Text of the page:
When reviewing cover letters and CVs I try to keep subjectivity out of it as much as possible and focus on facts: do they satisfy the criteria from the job ad. This leaves room for where subjectivity is needed, the screening call.

Screening call

I find screening calls fascinating. The picture of a candidate I have in my mind from reading their CV and cover letter often jars with what it’s like to arrange a call and chat with them.

The scheduling process itself weeds out some candidates. We start by sending a templated email describing the call and how to schedule. Scheduling is easy, with a calendar link and options for the candidate themselves to cancel/reschedule if plans change. Even though it’s a concise, descriptive mail, there are those who ask questions like ‘are we going to do Skype?’ (when we detail Zoom and how to use it) or reply with ‘when are you available?' instead of using the calendar link. There are also a good number of last minute cancellations and no-shows without explanation. Those who can't follow basic directions or show courtesy are disqualified.

My strategy with screening calls is to talk to as many hopefuls as possible and discard the majority. There has been very little subjectivity up to this point, now is the time to get a feel for if we could work together. We strictly limit calls to ten minutes. Ten minutes respects everyone's time and forces focus on getting that subjective feel rather than working through skills and experience.

It's always a video call. Working remotely, video calls are how we build deeper connections. They help us pull together as a team like Trello comments or Slack channels can’t. Candidates who don’t want to use video are out. This may seem harsh, but when I’ve overlooked it in the past it should’ve been a red flag.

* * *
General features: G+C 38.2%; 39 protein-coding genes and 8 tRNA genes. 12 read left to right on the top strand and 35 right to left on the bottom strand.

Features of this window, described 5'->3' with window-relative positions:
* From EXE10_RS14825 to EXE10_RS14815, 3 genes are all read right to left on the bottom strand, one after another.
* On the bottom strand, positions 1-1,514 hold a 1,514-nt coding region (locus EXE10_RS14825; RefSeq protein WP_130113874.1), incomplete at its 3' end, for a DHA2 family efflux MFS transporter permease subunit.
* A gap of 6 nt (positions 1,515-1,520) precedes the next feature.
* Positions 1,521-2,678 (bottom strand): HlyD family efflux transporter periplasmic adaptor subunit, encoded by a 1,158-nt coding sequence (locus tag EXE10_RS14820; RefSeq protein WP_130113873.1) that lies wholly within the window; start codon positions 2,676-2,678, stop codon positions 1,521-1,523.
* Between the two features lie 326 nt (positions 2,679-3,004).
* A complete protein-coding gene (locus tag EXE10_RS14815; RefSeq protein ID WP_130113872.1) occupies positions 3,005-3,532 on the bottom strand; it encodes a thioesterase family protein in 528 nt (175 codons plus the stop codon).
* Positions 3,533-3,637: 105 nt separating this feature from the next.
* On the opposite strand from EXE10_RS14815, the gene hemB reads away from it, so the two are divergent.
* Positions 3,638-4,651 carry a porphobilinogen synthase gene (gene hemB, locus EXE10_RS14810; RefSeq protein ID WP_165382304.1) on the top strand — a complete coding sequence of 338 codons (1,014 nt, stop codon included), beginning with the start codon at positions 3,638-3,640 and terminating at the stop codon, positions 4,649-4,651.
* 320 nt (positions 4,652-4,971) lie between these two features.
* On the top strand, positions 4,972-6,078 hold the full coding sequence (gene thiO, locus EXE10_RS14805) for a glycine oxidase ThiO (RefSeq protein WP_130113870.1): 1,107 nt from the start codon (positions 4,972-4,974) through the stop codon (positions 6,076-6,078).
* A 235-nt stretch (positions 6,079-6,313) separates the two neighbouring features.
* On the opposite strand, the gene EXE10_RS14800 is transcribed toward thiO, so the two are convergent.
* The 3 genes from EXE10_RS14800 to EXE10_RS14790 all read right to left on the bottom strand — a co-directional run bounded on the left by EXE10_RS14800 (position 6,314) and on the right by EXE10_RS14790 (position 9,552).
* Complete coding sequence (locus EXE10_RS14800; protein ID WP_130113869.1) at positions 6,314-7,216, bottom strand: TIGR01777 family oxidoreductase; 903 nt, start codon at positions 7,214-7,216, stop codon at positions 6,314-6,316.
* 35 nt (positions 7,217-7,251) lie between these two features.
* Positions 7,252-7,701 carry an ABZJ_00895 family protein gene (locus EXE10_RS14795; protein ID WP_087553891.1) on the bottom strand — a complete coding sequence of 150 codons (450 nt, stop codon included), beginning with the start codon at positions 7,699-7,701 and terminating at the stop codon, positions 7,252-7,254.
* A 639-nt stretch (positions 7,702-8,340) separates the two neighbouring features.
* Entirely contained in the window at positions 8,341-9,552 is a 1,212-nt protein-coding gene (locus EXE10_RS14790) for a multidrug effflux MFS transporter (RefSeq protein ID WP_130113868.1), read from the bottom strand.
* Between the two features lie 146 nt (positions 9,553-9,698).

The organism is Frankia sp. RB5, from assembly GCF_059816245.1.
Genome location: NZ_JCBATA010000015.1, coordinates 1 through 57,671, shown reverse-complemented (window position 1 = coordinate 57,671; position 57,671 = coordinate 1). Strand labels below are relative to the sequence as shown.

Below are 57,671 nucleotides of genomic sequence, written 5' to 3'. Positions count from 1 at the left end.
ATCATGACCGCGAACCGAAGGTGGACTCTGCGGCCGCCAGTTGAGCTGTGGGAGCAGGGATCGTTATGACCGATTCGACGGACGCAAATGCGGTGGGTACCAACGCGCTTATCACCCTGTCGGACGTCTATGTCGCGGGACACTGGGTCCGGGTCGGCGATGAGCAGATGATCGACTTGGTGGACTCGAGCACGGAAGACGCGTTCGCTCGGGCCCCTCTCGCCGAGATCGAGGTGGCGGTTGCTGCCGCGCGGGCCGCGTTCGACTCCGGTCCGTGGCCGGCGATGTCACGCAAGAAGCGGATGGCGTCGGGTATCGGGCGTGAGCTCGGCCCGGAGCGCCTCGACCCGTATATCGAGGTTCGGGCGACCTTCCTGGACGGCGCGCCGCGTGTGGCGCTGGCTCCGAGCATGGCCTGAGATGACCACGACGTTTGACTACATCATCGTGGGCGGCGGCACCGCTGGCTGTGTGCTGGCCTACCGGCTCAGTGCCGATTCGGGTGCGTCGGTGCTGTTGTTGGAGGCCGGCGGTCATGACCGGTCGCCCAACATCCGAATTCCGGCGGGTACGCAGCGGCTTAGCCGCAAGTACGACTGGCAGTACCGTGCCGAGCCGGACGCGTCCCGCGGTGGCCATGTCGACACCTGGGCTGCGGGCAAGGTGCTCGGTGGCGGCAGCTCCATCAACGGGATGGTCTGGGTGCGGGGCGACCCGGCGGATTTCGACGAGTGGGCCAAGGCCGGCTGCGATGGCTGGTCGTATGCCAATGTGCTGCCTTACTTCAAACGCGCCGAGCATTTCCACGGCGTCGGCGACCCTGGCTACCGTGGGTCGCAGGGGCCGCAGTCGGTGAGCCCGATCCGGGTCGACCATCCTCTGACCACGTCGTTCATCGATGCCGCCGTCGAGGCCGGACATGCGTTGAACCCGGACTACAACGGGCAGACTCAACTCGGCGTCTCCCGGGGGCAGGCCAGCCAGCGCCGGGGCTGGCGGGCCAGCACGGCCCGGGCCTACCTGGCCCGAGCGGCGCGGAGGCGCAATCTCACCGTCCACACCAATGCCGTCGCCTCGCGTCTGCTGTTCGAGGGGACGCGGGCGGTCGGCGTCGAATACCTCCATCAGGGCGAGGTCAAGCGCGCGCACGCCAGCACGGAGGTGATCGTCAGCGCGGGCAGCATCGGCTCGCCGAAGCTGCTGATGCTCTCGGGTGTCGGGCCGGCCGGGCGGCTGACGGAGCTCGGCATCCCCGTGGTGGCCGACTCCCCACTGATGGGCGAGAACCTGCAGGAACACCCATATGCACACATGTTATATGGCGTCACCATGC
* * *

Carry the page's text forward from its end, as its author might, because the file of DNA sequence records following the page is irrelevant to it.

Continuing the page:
Poor quality audio / a flaky internet connection is a bit more difficult to hold against some candidates. If it is bad to the point of not being able to communicate, there’s no alternative we can use, and the same is repeated at interview, they are not going to be easy to work with. This will also rule them out. While we do offer coworking membership as a perk, it’s up to candidates to come up with a call solution for the recruitment process, even if we have to switch to voice only telephone.

We spend the ten minutes having a general chat. It's much more like a coffee date than an interview. I steer it away from any script the candidate has prepared or going through their CV. It's about getting a feel for if we could work together, that we're on the same wavelength, and that we'd enjoy collaborating. The challenge with some candidates is getting the switch from formal interview thinking to seeing their personality shine through.

A majority fail at this stage. A few for the logistical test. Then others where conversation doesn’t flow. Some push push push over the ten minutes as if it’d help their chances. And talking with some feels like we’re missing each other’s meaning.

These ten minute screening calls are an excellent way to respect everyone’s time. Only those who have a good chance of being hired need to invest a couple of hours in the next stages.

Coding Engineering test

“I don’t do coding tests” - I've heard that a few times. And I agree. Most coding tests are a waste of time, testing things that don’t reflect how well someone's going to do the job. They work in a fake sandbox that doesn’t replicate the real world of development. The scenarios are synthetic. Candidates are asked to code in a textbox without the editor / IDE / help they’d normally use.

Quality candidates do balk at doing coding tests. We specifically address these objections in the email inviting candidates to our test (it helps that I’m an engineer who’s really bad at coding tests). I respect those who hold fast and won't do a test, but we're looking for candidates who can see we've addressed the biggest problems with coding tests and are willing to at least give ours a try. We can't have stubborn, uncompromising people on our team, and here those who hold fast and refuse a test may tell us they'd be one of them.